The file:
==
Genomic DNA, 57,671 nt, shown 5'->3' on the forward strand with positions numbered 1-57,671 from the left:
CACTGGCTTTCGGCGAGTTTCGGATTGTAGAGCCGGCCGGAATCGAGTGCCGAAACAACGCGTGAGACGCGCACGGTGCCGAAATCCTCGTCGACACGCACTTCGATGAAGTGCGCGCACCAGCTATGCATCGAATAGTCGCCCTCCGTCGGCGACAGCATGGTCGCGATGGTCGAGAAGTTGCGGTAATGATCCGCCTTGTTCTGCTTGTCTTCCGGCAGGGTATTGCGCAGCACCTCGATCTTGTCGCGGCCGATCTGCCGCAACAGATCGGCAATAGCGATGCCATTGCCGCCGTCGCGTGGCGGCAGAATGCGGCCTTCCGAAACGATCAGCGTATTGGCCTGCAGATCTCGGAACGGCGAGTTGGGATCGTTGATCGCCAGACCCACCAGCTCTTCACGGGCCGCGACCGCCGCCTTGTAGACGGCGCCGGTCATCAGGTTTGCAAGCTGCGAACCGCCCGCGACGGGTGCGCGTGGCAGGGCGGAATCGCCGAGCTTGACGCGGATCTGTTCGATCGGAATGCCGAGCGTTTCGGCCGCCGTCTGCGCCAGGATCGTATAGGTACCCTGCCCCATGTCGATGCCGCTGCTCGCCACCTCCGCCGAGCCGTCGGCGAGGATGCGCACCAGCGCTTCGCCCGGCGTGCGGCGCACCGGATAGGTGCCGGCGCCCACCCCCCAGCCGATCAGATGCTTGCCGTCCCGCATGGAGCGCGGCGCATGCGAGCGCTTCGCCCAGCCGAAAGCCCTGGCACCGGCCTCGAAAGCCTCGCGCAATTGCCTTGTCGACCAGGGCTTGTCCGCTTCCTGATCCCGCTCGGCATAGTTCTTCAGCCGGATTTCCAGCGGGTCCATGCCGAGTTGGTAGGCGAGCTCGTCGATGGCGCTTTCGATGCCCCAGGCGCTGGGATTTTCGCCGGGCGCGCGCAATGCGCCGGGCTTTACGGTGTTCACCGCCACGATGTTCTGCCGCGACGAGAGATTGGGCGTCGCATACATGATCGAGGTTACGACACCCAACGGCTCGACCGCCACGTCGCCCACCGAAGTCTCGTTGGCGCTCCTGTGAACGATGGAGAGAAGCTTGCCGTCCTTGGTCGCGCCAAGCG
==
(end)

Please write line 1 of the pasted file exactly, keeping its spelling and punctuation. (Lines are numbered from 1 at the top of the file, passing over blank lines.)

Genomic DNA, 57,671 nt, shown 5'->3' on the forward strand with positions numbered 1-57,671 from the left: